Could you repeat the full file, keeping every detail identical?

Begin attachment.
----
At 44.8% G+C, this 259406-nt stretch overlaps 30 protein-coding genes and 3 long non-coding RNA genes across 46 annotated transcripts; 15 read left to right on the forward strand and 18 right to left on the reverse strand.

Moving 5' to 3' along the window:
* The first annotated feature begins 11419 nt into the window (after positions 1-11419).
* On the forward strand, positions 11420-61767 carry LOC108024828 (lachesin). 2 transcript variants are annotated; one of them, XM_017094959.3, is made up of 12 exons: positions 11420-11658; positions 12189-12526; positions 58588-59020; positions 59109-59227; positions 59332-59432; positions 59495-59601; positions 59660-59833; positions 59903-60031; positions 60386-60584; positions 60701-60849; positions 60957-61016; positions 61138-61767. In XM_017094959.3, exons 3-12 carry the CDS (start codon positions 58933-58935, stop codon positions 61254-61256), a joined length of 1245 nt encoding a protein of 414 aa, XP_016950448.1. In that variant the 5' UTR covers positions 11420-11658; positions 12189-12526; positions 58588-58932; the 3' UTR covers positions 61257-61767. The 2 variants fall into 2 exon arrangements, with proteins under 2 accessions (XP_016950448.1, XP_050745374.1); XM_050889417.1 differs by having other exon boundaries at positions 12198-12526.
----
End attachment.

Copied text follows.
At 44.8% G+C, this 259406-nt stretch overlaps 30 protein-coding genes and 3 long non-coding RNA genes across 46 annotated transcripts; 15 read left to right on the forward strand and 18 right to left on the reverse strand.

Moving 5' to 3' along the window:
* The first annotated feature begins 11419 nt into the window (after positions 1-11419).
* On the forward strand, positions 11420-61767 carry LOC108024828 (lachesin). 2 transcript variants are annotated; one of them, XM_017094959.3, is made up of 12 exons: positions 11420-11658; positions 12189-12526; positions 58588-59020; positions 59109-59227; positions 59332-59432; positions 59495-59601; positions 59660-59833; positions 59903-60031; positions 60386-60584; positions 60701-60849; positions 60957-61016; positions 61138-61767. In XM_017094959.3, exons 3-12 carry the CDS (start codon positions 58933-58935, stop codon positions 61254-61256), a joined length of 1245 nt encoding a protein of 414 aa, XP_016950448.1. In that variant the 5' UTR covers positions 11420-11658; positions 12189-12526; positions 58588-58932; the 3' UTR covers positions 61257-61767. The 2 variants fall into 2 exon arrangements, with proteins under 2 accessions (XP_016950448.1, XP_050745374.1); XM_050889417.1 differs by having other exon boundaries at positions 12198-12526.